Heat Pump vs. Air Conditioner: Which One is Right for Cooling Your Home

Although heat is part of the name, you can use a heat pump for AC. It works by shifting heat instead of creating it (the way a furnace does) which is why it is used as a dual function appliance. It’s true that heat pumps can be very efficient, but most air conditioners are similar in terms of SEER rating. Just compare these two high quality units from Lennox. 

Air Conditioner
Heat Pump

What is SEER and HSPF? 

SEER is an efficiency scale for ACs, and the bigger the number, the better it is. The difference between 23.5 and 26 is not great however, and the efficiency changes depending on the model. On the other hand, HSPF is another scale that stands for “heating seasonal performance factor” and is specially for heat pumps. It tells you how efficient the unit is at heating. Notice from these examples that as far as energy efficiency goes, air conditioners are about equal, if not superior depending on the system you choose. The biggest difference between heat pumps and ACs is that heat pumps can also warm up your home while an AC cannot. 

Does climate matter for heat pumps? 

Heat pumps are much more effective in warmer climates with milder winters, save for some integrated systems that use heat pumps as an auxiliary, such as with a geothermal system. You should speak with a ACE certified HVAC tech who has experience in your city before settling on a heat pump. If the equipment just isn’t right for your climate, you could have unnecessarily high electric bills. Once the temperature gets too low, it’s much harder for the heat pump to draw heat out of the air and it may never warm your home to the temperature you set. This means you may end up running your heat pump non-stop or switching on emergency heat 24/7 during colder months which drives your energy consumption through the roof. 

How does a heat pump compare to a furnace? 

A furnace is a stronger heating system and is critical for certain cooler climates. That’s because a heat pump has trouble when the weather hits about 40 degrees Fahrenheit (4.4 degrees Celsius. As odd as it may seem, during heating season, a heat pump is purposed to remove heat from the outside air and use it to warm the inside air. Just because the air outside feels cold, there is still an adequate amount of heat for the heat pump to function well, but in exceptionally cold climates there is not enough heat available outside to heat the air inside to high enough temperatures needed to keep warm. So while a heat pump may be ideal during the winter months for someone in Tampa, someone living in upstate New York with a heat pump would likely also need a furnace for the more extreme temperatures. If you don’t have a furnace that kicks in when the freezing temperatures hit, the heat pump can run for hours trying to keep your home warm enough.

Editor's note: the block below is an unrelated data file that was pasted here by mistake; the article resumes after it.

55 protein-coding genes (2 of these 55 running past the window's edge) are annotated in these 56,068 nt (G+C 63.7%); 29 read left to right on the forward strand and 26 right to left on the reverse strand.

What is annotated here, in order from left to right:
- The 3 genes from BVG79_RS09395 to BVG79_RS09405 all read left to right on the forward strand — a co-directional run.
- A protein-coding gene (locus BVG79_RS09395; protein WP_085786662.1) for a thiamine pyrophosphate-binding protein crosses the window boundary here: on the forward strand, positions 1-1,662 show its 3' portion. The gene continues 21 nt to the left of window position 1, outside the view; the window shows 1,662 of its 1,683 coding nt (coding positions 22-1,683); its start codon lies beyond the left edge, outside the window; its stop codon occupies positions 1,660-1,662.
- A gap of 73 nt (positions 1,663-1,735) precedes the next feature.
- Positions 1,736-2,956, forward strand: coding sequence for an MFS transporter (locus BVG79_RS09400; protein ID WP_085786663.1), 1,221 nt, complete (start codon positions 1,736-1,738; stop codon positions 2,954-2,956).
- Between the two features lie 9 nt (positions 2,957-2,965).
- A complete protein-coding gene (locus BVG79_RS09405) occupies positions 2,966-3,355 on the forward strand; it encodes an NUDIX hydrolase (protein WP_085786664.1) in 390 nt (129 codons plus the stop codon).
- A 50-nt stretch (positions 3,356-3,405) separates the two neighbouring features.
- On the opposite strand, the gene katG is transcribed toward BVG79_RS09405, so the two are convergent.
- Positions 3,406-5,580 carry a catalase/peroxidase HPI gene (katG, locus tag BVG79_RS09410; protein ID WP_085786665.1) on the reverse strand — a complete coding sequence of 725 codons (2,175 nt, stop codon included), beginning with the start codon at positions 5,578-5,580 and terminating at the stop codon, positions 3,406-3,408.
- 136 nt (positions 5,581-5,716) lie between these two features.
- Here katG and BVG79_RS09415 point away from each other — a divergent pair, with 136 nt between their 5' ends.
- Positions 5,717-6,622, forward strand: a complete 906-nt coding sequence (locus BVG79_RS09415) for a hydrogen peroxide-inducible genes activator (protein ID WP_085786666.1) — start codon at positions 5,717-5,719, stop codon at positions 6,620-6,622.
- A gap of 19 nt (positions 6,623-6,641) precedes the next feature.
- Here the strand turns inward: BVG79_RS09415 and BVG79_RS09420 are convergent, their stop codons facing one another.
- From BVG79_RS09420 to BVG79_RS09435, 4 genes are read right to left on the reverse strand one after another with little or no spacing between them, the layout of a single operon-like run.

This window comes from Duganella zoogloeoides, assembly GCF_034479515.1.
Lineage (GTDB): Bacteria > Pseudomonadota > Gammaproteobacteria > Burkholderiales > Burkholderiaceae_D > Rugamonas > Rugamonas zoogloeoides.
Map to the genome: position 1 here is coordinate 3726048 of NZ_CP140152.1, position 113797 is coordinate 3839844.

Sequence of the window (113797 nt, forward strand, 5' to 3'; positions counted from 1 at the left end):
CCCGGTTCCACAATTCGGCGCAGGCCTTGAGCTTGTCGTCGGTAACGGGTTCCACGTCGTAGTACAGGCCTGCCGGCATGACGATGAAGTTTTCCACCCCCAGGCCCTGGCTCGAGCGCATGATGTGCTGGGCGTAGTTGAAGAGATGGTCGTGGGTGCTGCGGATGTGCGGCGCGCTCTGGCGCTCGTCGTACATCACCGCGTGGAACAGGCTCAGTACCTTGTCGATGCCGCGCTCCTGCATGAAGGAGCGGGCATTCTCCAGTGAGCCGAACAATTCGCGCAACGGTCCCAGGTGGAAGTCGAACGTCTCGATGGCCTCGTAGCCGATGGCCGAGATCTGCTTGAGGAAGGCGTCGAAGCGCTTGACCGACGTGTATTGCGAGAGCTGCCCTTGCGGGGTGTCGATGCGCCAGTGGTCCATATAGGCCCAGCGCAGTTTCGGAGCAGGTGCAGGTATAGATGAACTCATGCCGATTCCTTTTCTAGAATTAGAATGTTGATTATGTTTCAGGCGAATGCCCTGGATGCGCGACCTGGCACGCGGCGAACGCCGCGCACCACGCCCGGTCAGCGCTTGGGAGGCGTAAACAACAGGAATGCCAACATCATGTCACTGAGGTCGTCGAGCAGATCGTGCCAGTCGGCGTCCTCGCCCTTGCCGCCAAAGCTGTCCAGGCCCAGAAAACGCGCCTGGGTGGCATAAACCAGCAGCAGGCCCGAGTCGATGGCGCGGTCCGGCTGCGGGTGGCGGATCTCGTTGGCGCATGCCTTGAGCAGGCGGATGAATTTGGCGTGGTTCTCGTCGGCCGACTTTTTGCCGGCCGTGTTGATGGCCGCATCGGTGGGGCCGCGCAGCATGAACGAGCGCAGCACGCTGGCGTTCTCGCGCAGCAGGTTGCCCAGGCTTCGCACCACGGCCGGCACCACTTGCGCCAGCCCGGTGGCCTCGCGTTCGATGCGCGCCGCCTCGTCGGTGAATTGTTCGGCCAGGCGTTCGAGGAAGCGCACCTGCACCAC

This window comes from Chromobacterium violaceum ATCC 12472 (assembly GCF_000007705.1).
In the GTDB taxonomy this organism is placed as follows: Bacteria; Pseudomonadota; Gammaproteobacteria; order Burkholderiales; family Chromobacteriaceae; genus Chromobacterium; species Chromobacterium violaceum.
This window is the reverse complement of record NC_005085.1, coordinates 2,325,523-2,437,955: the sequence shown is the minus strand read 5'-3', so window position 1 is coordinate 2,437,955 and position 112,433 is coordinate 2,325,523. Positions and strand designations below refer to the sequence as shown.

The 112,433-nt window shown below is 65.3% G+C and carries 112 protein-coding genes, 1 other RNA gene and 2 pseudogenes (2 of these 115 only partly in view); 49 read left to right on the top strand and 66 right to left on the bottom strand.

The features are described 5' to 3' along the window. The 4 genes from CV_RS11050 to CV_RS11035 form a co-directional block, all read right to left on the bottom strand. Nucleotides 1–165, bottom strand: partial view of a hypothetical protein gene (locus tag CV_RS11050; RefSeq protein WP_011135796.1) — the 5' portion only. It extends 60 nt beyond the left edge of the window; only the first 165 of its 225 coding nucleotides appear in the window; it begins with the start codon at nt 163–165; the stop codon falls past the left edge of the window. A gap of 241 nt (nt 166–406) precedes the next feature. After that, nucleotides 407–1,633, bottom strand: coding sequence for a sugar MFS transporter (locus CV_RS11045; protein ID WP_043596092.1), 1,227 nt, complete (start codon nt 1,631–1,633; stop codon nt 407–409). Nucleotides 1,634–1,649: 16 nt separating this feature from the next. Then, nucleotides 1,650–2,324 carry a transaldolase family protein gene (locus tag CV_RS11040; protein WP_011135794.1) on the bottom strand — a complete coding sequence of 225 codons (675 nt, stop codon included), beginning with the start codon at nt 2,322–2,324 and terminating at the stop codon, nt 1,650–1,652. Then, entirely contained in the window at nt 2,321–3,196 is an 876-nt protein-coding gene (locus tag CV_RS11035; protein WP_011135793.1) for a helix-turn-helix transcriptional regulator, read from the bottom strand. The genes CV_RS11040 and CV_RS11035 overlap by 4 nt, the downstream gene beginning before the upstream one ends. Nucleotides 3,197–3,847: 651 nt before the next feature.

How to achieve maximum efficiency with your heat pump 

In many areas, heat pumps can be used with geothermal systems, and the heating source is better for the environment as it is not burning fossil fuels and, instead, uses the Earth’s natural temperature to heat and cool. This is a wonderful alternative for certain northern areas, but additional land must be available in order to install the essential piping for a geothermal system. 
 
Just what you needed – one more thing to think about when it comes to your home comfort; but, remember, it’s important to examine the pros and cons of each heating and cooling system so you don’t end up installing a system that shuts down when extreme temperatures hit, or investing in two systems when one would suffice. 
 
If you still aren’t convinced which system is best for your home, call Service Experts Heating, Air Conditioning & Plumbing to schedule a free in-home quote. We are available to answer any and all of your questions to make sure you make the right choice for your home. 

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